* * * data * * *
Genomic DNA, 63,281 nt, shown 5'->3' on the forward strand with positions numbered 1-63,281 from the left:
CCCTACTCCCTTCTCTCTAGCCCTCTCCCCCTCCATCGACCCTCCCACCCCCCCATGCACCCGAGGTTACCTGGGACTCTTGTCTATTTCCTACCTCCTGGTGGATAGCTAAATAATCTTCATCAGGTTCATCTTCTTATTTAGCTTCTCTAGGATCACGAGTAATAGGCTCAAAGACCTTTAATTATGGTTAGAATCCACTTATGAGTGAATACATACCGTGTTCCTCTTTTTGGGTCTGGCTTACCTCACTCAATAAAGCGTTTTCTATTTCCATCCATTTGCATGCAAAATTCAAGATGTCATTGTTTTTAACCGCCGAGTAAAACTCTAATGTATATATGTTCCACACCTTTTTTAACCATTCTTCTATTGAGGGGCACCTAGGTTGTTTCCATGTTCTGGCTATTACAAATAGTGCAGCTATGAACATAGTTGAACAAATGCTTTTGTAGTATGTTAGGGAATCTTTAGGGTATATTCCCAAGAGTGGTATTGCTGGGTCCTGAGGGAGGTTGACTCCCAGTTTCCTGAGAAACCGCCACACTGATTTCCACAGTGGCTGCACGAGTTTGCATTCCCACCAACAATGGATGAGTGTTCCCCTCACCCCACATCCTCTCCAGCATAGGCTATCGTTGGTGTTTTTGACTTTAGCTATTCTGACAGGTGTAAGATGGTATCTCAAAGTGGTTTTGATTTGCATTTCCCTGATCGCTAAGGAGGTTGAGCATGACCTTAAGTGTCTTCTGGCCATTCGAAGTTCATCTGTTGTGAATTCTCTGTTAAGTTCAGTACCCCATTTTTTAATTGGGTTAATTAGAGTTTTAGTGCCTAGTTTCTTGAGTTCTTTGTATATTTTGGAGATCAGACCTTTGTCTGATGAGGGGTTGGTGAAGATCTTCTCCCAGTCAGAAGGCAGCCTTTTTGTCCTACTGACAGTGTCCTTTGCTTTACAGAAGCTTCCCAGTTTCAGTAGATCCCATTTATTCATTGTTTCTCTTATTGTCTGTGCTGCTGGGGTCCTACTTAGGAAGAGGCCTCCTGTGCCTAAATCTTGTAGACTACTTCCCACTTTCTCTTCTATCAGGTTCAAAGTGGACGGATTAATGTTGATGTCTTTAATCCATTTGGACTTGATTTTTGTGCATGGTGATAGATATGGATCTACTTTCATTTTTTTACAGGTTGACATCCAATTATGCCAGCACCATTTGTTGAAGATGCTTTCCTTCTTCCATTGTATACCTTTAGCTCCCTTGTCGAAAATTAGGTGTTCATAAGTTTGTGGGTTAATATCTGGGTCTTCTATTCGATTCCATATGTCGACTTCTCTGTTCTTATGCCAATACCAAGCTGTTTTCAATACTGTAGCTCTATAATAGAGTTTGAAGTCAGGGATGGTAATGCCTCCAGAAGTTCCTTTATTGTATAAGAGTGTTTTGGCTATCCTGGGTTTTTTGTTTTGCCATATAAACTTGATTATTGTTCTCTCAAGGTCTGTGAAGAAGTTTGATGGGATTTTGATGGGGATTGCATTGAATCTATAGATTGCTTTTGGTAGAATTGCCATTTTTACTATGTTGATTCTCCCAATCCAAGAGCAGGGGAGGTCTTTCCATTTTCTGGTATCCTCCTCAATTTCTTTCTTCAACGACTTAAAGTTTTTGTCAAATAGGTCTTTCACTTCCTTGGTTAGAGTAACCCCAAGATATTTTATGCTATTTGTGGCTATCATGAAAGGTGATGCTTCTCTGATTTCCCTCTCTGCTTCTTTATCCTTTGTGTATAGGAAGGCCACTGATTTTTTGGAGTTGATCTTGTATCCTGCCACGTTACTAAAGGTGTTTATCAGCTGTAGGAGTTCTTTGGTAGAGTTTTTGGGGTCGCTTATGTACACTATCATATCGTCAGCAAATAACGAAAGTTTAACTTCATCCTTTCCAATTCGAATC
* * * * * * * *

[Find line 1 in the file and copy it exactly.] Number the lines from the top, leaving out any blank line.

Genomic DNA, 63,281 nt, shown 5'->3' on the forward strand with positions numbered 1-63,281 from the left: